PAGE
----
A: Apart from my concordance, the only other work of note I could mention to you is my proposal that the mysterious cult object that you find before the unicorn on the unicorn seals is a filter. I have said this after studying in original more than a thousand unicorn seals in the Indian collections. According to me, the cult object is made of three parts, an upper cylindrical vessel, a lower cylindrical vessel with holes like a colander for example, and the whole thing is stuck on a staff. What we see is a representation of a filter, not the filter itself, and the staff shows that is meant to be a standard, carried in processions. We actually have sealings from Mohenjo-daro which show examples of this being carried in processions.
My first paper on this was read in Tokyo in 1983. Ten years later, when I went to Helsinki to read another paper on this, fortunately the Harappan excavation team under Kenoyer's leadership had found an ivory piece, for the first time a physical representation of this device had been found. I saw good color photographs of the ivory object and that the holes were drilled deeply into hemispherical vessel shows very clearly that it was meant to be a filter, a colander type. Now the question to ask is this: Since we know that the unicorn seals were the most popular ones, and every unicorn has this cult object before it, whatever it represents must be part of the central religious ritual of the Harappan religion. We know of one religion whose central religious cult was a filter, that is the soma of the Indo-Aryans.
Now this poses a very grave puzzle. We say that the Harappan civilization is pre-Aryan. Now how come you have a soma filter centuries before the Aryans ever came in?
Well, you can say from this that the Indus Civilization itself is Aryan and the Dravidian hypothesis is wrong. I do not believe that that is the correct answer. We do not have the horse in the Indus Civilization. There is no evidence for the wheeled chariot. There is no evidence for the spoked wheels. The RgVeda, the earliest document of the Indo-Aryan has no mention of great cities like Harappa or Mohenjo-daro, so the only other possibility is that a soma-like cult based on some kind of hallucinogenic drug, crushed and filtered out of a plant and drunk ritually, must have existed in Harappa and that it was taken over by the Indo-Iranians and incoming Indo-Aryans.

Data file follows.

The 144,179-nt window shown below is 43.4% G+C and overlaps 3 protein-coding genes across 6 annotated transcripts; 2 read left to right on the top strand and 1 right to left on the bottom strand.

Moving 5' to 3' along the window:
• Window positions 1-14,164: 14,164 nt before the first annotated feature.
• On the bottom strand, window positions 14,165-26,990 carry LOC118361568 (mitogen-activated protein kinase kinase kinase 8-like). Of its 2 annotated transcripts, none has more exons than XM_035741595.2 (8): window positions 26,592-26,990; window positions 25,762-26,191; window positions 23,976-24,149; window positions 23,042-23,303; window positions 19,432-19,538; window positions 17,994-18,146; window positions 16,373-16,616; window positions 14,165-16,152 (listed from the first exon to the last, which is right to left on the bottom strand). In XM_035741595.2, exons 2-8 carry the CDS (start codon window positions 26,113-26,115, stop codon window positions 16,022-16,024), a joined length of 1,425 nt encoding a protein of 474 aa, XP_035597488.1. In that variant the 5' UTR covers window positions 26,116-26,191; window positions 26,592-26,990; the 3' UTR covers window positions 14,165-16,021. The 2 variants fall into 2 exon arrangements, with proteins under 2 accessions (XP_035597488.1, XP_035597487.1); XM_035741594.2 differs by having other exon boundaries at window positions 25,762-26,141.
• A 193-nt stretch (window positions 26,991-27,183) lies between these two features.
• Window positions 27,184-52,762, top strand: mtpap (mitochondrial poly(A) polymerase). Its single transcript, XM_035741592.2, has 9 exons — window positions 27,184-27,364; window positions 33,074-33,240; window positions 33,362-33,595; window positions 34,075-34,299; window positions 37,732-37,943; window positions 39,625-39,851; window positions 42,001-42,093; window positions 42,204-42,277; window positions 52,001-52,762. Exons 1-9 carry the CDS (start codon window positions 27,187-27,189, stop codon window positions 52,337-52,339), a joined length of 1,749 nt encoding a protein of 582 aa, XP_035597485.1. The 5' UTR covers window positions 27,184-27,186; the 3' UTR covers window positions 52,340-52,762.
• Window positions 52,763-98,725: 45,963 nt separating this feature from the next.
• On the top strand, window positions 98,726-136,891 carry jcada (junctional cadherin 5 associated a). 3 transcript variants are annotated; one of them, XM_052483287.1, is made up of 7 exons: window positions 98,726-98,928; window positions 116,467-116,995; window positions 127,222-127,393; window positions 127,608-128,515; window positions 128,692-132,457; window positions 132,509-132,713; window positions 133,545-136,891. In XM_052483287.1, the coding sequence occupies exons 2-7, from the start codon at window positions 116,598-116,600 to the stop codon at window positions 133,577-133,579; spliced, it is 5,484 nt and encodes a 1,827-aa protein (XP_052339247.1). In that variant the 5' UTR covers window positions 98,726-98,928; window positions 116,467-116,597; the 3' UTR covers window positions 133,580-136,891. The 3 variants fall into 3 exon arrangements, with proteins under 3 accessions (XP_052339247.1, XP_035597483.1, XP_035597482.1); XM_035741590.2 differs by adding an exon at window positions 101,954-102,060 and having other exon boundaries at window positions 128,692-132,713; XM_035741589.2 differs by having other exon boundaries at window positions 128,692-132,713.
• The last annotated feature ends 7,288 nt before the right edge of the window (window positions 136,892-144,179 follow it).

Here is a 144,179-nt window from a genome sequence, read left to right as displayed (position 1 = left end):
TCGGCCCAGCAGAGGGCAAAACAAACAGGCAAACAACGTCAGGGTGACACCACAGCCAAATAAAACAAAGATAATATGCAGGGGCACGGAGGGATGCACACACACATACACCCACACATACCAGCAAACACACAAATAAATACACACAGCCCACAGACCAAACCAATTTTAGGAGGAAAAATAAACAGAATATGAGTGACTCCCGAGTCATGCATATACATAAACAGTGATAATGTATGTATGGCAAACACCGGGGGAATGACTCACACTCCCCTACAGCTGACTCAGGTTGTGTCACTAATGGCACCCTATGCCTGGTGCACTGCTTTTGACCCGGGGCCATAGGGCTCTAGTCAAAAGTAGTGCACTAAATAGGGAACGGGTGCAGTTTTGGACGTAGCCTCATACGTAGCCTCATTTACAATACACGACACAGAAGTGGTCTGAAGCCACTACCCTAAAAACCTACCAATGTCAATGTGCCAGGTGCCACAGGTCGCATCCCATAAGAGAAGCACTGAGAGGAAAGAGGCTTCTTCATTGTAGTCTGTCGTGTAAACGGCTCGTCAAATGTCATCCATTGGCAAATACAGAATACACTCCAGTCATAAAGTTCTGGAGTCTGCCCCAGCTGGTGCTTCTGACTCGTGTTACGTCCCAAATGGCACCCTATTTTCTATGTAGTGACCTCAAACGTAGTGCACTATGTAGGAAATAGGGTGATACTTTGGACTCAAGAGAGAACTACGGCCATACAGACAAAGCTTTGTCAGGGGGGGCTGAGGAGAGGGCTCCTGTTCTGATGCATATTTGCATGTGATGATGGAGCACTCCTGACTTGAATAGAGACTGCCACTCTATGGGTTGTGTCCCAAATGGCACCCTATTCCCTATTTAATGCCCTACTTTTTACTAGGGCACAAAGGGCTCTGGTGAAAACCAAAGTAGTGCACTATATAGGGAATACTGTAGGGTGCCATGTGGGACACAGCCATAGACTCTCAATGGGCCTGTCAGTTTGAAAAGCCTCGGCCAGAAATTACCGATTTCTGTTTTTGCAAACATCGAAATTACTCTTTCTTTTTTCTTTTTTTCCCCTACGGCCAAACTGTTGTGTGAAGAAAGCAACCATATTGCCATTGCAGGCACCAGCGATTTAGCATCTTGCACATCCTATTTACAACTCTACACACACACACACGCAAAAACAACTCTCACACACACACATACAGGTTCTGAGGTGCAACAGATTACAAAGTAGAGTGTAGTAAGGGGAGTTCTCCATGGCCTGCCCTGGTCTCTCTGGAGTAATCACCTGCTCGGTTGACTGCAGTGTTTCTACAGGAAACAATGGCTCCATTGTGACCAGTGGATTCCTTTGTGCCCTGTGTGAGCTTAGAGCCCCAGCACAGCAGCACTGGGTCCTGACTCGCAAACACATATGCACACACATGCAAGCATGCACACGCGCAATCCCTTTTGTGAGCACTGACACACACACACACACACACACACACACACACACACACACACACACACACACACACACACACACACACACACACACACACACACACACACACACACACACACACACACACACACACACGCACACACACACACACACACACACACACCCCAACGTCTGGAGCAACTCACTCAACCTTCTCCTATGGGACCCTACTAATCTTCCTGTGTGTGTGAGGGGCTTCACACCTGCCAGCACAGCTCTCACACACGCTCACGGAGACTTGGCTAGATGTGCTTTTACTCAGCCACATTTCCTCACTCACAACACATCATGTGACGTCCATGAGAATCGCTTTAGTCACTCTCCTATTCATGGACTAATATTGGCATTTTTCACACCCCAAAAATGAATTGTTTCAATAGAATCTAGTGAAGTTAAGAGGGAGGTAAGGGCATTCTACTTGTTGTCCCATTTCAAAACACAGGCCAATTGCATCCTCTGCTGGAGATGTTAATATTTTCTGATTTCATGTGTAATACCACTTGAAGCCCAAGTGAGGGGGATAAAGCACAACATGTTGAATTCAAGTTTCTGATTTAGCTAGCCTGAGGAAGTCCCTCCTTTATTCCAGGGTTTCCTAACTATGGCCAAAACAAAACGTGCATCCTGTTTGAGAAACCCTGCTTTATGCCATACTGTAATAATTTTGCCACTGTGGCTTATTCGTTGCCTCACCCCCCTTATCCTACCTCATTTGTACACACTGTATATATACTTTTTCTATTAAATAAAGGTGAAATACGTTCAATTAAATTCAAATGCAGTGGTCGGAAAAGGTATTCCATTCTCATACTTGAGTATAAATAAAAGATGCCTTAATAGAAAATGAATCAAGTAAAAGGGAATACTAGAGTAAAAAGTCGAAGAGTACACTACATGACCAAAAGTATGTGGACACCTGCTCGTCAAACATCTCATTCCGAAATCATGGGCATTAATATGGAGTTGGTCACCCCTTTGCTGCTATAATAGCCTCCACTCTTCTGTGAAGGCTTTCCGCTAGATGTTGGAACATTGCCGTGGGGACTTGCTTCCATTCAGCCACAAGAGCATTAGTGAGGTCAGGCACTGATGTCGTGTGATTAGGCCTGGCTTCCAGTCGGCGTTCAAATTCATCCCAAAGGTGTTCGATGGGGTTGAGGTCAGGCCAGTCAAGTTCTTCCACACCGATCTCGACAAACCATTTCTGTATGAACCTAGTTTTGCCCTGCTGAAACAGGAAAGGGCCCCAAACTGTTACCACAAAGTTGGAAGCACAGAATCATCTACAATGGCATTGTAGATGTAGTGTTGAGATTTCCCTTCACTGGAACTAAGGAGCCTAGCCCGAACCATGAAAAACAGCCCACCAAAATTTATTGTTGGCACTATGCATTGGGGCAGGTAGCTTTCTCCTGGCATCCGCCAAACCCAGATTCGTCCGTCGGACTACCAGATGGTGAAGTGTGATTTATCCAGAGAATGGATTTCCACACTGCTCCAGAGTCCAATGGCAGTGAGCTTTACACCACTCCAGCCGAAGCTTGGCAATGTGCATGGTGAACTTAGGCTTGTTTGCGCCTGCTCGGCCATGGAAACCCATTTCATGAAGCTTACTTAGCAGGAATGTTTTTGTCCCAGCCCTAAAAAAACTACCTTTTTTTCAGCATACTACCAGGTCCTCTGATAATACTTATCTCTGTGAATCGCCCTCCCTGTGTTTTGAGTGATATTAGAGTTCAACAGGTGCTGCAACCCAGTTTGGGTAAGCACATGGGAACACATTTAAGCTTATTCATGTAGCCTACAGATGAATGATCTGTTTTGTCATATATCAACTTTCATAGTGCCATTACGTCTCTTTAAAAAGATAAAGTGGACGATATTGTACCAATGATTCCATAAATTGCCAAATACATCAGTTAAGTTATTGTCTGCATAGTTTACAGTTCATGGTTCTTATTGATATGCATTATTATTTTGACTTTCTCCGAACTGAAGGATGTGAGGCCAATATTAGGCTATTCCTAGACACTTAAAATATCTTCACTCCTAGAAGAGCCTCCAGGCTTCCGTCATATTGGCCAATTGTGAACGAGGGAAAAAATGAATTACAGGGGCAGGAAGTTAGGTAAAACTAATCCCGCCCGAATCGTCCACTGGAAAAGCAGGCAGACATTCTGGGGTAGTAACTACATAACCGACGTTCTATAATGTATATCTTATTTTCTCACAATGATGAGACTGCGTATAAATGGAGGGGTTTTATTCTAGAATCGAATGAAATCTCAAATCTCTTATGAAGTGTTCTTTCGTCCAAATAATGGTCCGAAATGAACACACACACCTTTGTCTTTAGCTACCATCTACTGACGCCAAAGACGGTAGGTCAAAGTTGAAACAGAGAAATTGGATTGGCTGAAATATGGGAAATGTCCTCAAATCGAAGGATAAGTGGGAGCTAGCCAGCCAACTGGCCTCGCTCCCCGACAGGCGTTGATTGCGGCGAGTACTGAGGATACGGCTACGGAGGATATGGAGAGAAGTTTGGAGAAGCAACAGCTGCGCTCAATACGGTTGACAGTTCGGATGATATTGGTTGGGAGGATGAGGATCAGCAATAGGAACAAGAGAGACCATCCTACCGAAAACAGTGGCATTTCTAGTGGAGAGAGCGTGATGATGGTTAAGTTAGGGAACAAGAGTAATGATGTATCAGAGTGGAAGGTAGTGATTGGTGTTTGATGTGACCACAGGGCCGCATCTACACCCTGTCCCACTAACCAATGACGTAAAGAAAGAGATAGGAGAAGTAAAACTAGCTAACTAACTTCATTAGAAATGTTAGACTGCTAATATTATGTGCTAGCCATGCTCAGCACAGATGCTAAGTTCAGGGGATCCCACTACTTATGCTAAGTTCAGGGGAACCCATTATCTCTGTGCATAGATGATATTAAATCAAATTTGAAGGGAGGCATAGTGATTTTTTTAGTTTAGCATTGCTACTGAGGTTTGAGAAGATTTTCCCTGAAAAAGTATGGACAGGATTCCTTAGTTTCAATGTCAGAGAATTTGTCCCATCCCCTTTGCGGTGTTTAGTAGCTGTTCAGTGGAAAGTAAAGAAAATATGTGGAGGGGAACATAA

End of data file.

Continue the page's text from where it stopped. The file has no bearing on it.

Some evidence of this is available in Wasson's work where he identifies soma with a hallucinogenic mushroom which was consumed in northern Siberia and in Altic regions. That would bring it nearer to the origin of the Harappan civilization.
I must tell you that this is no more than a theory and scholars are still hesitant to accept it. Only I find that there is an increasing recognition that there is no getting away from the fact that this device before the unicorn is a filter, a perforated vessel. What one makes out of it is a different matter.
Q: If that was such an important part of whatever religion they had, how come we have not found actual examples?
A: That is easily answered. They must have been made of wood and now have perished. That's why the only one available is an ivory piece. Now these vessels must have been made of wood, or they may have been terra cotta vessels. Now you know one of the most characteristic finds of Harappan culture is large and small perforated jars. Some of them have, interestingly, a large hole at the bottom where you could insert a staff.
The other question is: since we have several examples of survival of Harappan religion in Hinduism, for example in the worship of the peepal tree, worship of the serpent, worship of the linga, and so on - or the god with horns, the equivalent of Rudra as pointed out by Parpola - now would not this cult have survived? I asked this question myself, and I have produced a paper identifying the triangle-headed standard marked on the punch-marked coins and tribal coins all over India as a late survival of the cult object. That would be clear only if one looks at the illustrations given in that paper. But let me say again that while I believe in this identification, it has yet to find general acceptance. It is one of the interesting theories floating around, and only time can tell who is right.
Q: I think it is a brilliant speculation. How did you come to it?
A: I was working on the Indus seals in the collections of the National Museum and the Archaeological Survey of India, both in Delhi. As I was repeatedly going over the seals, I was slowly and methodically going over and copying the inscriptions and this work was spread over a few weeks. Then I was idly looking at the unicorn and the cult object before it. I knew that Marshall had identified the object as an incense holder - an instrument where you hold incense and then throw embers on it - but then I found that it couldn't be true, because if it were an incense holder there should be representation of smoke rising above the vessel, while here we have droplets falling below the vessel.